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OK Lawmaker Wants Tuition Assistance Termination Lifted

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LAWTON Okla_ 7News has new developments Thursday on the tuition assistance cuts, triggered by sequester and affecting the army, marines and air force.

Wednesday, Oklahoma Senator Jim Inhofe joined colleagues in introducing an amendment that would stop the termination of the program. If nothing changes, military members will lose up to 4,500 dollars of tuition assistance per year.

7News Reporter Sara Whaley talked to one of many families in the Lawton/Fort Sill who area dealing with the reality that this program has been put on hold for now.

Victoria Anglin's husband and two sons have put their lives on the line for our freedom, and she spent the last 3 years with them all deployed at the same time. She said military families give a lot, and the least the army can do is pay for  the soldiers' education.

Bruce Anglin has spent 16 years in the army with 13 deployments. When he retires in the next year or two, he wants to start his own business as an RV mechanic.

"That's why we bought this RV," Victoria said. "It's an older one, so he could start going to classes and start learning how to work on it and fix it up."

He did start those classes, but his wife Victoria Anglin said without tuition assistance, they can't afford for him to continue.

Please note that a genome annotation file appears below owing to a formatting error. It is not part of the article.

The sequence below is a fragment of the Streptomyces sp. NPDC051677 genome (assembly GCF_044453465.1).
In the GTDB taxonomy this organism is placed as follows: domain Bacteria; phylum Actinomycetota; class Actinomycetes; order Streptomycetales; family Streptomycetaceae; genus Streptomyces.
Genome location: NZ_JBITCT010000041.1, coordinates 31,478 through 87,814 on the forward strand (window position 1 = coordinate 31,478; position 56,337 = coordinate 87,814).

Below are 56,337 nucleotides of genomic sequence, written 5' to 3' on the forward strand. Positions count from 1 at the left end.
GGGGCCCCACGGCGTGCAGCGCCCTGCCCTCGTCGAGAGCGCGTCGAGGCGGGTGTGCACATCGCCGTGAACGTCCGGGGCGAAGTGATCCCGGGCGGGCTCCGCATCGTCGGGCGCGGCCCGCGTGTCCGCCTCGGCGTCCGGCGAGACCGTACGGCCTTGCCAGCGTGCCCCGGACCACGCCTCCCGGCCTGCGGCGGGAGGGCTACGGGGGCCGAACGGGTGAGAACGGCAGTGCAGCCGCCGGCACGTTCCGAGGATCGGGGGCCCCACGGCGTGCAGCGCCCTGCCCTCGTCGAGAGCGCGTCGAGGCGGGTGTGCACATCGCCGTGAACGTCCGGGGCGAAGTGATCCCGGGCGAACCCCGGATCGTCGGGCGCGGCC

"It's a lot of money out of pocket," Victoria said. "None of the military makes a big living, so it's tough on us."

Anglin's son, Rory Brown, is a 25-year-old wounded warrior. He's going to school to be a teacher or doctor and is planning to work two jobs this summer. That way, he can stay enrolled without having to take out loans. As a combat medic, Brown had a tough tour in Afghanistan, and because of that his, mom said for him, going to school is about more than just getting an education.

"He has bad days and good days," Victoria said, "But he has a lot more good days if he can stay busy, if he has school to go to."

So they just wait, and hope the program gets put back in place. Senator Jim Inhofe is trying to do just that. In a statement earlier he said,

"The president wants Americans to feel the pain of the arbitrary across the board budget cuts from sequestration," Inhofe said, "But to cut off promised education assistance for our service members when there are other lower priority spending programs to draw from is an injustice."

As for the Anglin family, they just hope the injustice Inhofe talks about will be fixed sooner rather than later.

"Once we retire, we are still young enough that we have to have something to do," Victoria said. "Retirement is not even a guarantee these days, so you have to have an income."

The amendment was just introduced Wednesday, so it still has a long road ahead before any decision could be reversed.



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